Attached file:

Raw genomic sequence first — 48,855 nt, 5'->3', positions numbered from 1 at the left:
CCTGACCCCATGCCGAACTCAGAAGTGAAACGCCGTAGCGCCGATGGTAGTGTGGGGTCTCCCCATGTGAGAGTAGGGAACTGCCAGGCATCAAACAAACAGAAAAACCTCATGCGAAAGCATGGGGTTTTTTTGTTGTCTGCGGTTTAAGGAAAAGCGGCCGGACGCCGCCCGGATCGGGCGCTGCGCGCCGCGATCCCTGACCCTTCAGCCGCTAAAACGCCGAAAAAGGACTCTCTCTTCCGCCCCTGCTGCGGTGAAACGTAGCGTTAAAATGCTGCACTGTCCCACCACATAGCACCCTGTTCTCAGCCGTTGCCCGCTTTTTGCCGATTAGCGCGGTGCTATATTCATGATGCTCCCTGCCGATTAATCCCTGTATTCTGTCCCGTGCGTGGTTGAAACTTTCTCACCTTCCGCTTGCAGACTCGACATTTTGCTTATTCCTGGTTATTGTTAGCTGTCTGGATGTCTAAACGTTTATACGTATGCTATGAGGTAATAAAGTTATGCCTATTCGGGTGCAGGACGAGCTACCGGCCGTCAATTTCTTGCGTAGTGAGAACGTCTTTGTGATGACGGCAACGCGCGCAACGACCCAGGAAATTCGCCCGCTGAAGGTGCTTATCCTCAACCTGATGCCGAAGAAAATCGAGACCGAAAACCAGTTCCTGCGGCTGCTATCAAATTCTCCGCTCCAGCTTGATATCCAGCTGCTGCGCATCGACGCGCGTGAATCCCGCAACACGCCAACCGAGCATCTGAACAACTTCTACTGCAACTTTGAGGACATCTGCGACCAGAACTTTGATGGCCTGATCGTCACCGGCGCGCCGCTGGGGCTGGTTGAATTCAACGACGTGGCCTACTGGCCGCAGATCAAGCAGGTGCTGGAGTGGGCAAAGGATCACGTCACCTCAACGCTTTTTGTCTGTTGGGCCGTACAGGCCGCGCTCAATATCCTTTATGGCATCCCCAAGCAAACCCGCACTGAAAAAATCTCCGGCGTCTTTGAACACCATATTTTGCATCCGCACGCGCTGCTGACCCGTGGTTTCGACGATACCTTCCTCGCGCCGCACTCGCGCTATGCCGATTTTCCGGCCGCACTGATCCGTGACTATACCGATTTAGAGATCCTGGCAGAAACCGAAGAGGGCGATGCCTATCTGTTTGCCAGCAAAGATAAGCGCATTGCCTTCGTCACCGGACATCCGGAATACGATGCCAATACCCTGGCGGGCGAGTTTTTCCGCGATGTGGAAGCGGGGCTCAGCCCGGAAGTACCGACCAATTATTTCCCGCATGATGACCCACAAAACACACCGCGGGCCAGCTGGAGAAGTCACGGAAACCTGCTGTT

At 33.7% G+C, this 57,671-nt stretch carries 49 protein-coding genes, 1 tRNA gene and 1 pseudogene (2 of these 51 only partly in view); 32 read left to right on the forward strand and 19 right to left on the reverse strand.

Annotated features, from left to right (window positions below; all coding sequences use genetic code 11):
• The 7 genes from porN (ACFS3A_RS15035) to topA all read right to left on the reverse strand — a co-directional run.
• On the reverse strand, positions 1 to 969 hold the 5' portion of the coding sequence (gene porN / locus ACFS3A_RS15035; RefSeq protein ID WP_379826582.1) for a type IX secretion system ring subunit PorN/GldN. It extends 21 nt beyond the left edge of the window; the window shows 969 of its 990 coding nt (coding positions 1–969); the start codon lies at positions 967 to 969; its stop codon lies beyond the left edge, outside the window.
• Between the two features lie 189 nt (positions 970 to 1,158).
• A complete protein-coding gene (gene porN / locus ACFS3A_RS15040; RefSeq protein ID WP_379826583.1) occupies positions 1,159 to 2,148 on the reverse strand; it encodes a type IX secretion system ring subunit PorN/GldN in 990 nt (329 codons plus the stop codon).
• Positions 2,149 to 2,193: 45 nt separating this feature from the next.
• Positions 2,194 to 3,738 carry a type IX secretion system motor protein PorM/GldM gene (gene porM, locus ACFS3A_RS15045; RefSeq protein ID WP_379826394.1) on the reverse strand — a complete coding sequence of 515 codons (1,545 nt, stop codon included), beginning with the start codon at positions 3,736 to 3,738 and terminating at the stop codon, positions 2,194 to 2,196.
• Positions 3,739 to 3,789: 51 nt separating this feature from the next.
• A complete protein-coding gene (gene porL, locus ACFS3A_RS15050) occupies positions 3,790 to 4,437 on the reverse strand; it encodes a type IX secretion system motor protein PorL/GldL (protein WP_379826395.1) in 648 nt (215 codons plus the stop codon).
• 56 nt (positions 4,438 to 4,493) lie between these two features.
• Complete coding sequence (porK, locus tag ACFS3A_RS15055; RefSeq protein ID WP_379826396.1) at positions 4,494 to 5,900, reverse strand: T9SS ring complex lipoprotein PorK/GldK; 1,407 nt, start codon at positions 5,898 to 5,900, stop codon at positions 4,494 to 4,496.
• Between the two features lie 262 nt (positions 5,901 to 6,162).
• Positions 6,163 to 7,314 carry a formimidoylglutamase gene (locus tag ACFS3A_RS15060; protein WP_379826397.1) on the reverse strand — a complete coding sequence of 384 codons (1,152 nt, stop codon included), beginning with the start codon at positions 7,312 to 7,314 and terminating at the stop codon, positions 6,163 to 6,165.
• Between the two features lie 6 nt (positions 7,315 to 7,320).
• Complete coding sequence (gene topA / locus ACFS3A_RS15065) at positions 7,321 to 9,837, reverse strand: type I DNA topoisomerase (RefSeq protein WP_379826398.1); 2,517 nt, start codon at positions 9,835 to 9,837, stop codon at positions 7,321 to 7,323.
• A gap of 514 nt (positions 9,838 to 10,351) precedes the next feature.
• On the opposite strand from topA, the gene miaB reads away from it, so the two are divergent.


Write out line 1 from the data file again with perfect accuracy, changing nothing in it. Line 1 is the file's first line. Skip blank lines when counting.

Raw genomic sequence first — 48,855 nt, 5'->3', positions numbered from 1 at the left: